We as women can relate to the multiple struggles Frida faced throughout her life. For example, the tumultuous relationship she had with her husband, her bisexuality, her rebellious feelings towards social norms, and her physical and emotional pain. As a child, Frida suffered from polio and at 18-years-old suffered a tragic bus accident which shattered her pelvis and spine preventing her from baring children. This was something she longed for her entire life and a theme expressed throughout her work. The many complexities shown in her artwork are still relatable for women today which is why in part she has become one the most well-known female artists of our time.
Through Frida’s work, we can see both her love for Mexican heritage and her desire to express herself as a modern cross-cultural woman. For example, in her Self Portrait with Monkeys (1943), Frida incorporates the iconography of traditional Mexican fauna and flora with her avant-garde beliefs about facial hair on women, portraying herself as a strong modern woman, comfortable with her sexuality. In this exhibition, there are twenty-two works by Frida and eighteen by Diego. Frida was also a very political person. All these facets of her personality are deeply intertwined in her work, sometimes inconsistent, but revolutionary. It was particularly interesting how the curators of this exhibition chose to hang these works. Frida’s Portrait of Natasha Gelman (1943), next to Diego’s, Portrait of Natasha Gelman (1943). Even though they are both portraying the same woman at the same point in her life, they can be interpreted very differently. This juxtaposition helps show the difference between the artists’ perspectives on their subject, Natasha Gelman — the male versus the female perspective. In Diego’s portrait, Mrs. Gelman is reclining, made to look very seductive. She is posed similarly to the Neoclassic style of La Grande Odalisque (1814) by Jean Auguste Dominique Ingres, except clothed and made to look more glamorous. In contrast, Frida’s portrays her in a close-up, only showing her head, inviting the viewer to look deep into her eyes. It shows the power and depth of the woman.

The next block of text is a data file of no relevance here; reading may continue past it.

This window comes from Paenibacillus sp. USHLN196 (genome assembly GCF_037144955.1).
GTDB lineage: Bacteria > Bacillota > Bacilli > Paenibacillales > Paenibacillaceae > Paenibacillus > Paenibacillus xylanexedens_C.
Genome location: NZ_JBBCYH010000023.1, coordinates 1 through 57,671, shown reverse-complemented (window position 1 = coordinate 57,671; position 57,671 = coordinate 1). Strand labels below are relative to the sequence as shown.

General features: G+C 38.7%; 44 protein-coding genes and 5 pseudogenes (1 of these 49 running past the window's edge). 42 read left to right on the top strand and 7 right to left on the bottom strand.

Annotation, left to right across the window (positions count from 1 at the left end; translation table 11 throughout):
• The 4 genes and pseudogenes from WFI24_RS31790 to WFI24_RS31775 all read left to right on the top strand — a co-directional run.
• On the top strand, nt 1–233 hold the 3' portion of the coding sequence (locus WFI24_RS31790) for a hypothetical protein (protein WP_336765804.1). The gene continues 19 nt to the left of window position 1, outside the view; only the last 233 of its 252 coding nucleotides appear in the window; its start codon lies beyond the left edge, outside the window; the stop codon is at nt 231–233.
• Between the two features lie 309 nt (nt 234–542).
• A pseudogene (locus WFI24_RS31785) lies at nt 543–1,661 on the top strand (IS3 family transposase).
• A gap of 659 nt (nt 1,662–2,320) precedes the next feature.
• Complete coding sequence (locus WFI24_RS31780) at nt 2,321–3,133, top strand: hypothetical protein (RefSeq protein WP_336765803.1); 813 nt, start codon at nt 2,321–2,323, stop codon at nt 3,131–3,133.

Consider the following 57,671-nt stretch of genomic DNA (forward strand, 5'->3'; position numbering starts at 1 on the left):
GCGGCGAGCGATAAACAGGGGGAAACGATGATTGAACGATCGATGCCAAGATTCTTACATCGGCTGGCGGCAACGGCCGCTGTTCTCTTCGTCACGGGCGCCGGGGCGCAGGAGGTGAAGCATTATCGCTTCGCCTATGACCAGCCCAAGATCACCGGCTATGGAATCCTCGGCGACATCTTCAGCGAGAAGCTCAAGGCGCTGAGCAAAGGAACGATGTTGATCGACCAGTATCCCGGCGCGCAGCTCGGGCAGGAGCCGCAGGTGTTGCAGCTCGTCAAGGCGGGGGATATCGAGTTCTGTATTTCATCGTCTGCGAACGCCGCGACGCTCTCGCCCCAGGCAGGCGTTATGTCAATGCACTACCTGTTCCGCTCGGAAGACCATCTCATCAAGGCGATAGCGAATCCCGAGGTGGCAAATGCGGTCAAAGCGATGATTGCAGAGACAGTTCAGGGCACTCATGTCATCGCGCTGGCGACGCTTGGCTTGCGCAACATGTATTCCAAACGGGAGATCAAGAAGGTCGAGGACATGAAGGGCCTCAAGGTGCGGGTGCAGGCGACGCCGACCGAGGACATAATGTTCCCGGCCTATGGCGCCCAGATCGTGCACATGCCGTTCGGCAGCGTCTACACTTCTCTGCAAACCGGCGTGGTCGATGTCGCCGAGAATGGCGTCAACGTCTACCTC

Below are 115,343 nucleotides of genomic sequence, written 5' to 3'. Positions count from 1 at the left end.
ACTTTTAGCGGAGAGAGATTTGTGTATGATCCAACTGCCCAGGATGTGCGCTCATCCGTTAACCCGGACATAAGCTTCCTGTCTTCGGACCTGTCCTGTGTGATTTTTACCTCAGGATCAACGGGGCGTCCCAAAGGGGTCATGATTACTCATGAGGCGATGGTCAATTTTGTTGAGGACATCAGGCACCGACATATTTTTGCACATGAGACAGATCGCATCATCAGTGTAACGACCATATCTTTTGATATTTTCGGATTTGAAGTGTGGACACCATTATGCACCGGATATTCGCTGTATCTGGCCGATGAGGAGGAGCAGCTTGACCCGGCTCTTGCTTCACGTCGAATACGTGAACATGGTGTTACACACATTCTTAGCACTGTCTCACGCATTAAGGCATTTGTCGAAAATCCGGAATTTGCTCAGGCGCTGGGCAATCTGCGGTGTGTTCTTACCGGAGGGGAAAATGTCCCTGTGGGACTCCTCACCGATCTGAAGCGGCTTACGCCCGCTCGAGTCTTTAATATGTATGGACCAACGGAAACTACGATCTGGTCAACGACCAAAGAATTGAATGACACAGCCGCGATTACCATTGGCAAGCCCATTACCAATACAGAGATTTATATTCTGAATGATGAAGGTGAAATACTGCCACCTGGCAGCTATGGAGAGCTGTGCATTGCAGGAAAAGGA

Similar to the recent record breaking piece sold at auction, Frida’s Diego on my Mind —also titled Self Portrait as a Tehuana (1943), is prominently on display. This painting includes similar themes to the ones depicting herself with a powerful gaze and facial hair, wearing indigenous clothing expressing her love for the culture. In the middle of her forehead, there’s a painting of Diego Rivera’s face supporting how much he consumed her mind. The piece also serves as a symbol of the major political muralist movement in Mexico at the time and shows how politics consumed her mind, as well.
In Frida’s Self-Portrait with Monkeys (1943), she is surrounded by four monkeys she kept as pets in Coyoacán. Frequently described as “surrogates for her maternal energies,” the monkeys in this work may allude to her role as a mentor as she began teaching at La Esmeralda, the Ministry of Public Education’s art school, the previous year, according to The Norton. When her declining health stopped her from teaching, she invited students to meet at her home, forming a small group of four regulars who became known as “Los Fridos.”
We recognize Frida’s strength painting these pieces from her bed – a fearless woman who pushed the boundaries of her time, faced her struggles head on, dared to be unconventional when women weren’t encouraged to be. Frida Kahlo is an icon for feminist empowerment, and through the many remote and in-person programs, including curator conversations, art making, book discussions, and special tours the Norton has hosted throughout this exhibition, her art has been inspiring to many in Palm Beach and beyond.
Frida Kahlo, Diego Rivera and Mexican Modernism was organized by the Vergel Foundation and MondoMostre in collaboration with the Instituto Nacional de Bellas Artes y Literatura (INBAL). It was curated by the Vergel Foundation curator, Magda Carranza de Akle, and for the Norton by Ellen E. Roberts, Harold and Anne Berkley Smith Curator of American Art. Roberts also led a symposium called, Modernism in Mexico, which included panel discussions with Mary Coffey, Professor of Art History, Dartmouth College; Ramón Favela, Research Professor Emeritus, UC Santa Barbara; Anna Indych-López, Associate Professor, City College and the Graduate Center, CUNY; and Stephanie Weissberg, Associate Curator, Pulitzer Arts Foundation.
Frida Kahlo, Diego Rivera and Mexican Modernism from the Jacques and Natasha Gelman Collection remains at The Norton Museum until February 6, 2022.
For more information on museum hours, tickets and safety protocols, please visit: www.norton.org